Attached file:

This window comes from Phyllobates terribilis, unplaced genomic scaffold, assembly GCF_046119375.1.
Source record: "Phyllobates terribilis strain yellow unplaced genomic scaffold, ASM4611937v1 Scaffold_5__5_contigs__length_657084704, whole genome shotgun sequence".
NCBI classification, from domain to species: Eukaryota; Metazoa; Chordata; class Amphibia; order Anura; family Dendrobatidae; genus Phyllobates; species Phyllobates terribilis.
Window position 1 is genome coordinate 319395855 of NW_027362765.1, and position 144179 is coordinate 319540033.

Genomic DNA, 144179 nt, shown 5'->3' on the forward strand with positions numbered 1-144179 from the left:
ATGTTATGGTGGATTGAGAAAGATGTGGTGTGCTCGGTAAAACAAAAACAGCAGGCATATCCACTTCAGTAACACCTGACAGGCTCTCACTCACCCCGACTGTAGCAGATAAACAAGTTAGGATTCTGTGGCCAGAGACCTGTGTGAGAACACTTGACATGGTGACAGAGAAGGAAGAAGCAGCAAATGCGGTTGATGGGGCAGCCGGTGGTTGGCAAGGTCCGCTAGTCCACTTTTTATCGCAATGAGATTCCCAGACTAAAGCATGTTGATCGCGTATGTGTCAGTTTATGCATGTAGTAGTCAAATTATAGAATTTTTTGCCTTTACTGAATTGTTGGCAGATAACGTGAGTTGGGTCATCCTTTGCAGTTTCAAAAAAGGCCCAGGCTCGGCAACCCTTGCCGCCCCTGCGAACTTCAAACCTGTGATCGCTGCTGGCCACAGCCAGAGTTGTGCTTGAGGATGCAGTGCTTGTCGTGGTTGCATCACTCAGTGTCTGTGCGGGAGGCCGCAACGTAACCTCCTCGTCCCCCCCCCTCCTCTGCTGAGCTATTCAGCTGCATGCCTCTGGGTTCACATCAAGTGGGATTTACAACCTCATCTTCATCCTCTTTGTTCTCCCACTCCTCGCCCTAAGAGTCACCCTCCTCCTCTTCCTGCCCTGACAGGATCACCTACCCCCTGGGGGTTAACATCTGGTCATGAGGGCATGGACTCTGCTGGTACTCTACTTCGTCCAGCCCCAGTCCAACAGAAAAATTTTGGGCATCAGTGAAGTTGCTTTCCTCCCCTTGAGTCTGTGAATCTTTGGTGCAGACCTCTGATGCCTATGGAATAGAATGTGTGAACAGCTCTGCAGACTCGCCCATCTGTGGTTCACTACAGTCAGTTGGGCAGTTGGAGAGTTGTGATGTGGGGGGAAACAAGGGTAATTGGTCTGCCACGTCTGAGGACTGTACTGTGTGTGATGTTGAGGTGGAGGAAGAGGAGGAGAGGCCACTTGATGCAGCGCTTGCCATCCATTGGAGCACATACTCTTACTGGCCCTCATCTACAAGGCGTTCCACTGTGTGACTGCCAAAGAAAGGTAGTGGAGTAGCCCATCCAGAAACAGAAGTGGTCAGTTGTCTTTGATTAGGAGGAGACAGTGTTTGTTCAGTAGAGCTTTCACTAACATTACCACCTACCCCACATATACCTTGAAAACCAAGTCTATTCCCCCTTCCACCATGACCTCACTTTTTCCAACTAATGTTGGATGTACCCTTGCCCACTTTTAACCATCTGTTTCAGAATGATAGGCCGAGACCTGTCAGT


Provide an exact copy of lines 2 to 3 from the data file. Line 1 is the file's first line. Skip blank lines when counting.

Source record: "Phyllobates terribilis strain yellow unplaced genomic scaffold, ASM4611937v1 Scaffold_5__5_contigs__length_657084704, whole genome shotgun sequence".
NCBI classification, from domain to species: Eukaryota; Metazoa; Chordata; class Amphibia; order Anura; family Dendrobatidae; genus Phyllobates; species Phyllobates terribilis.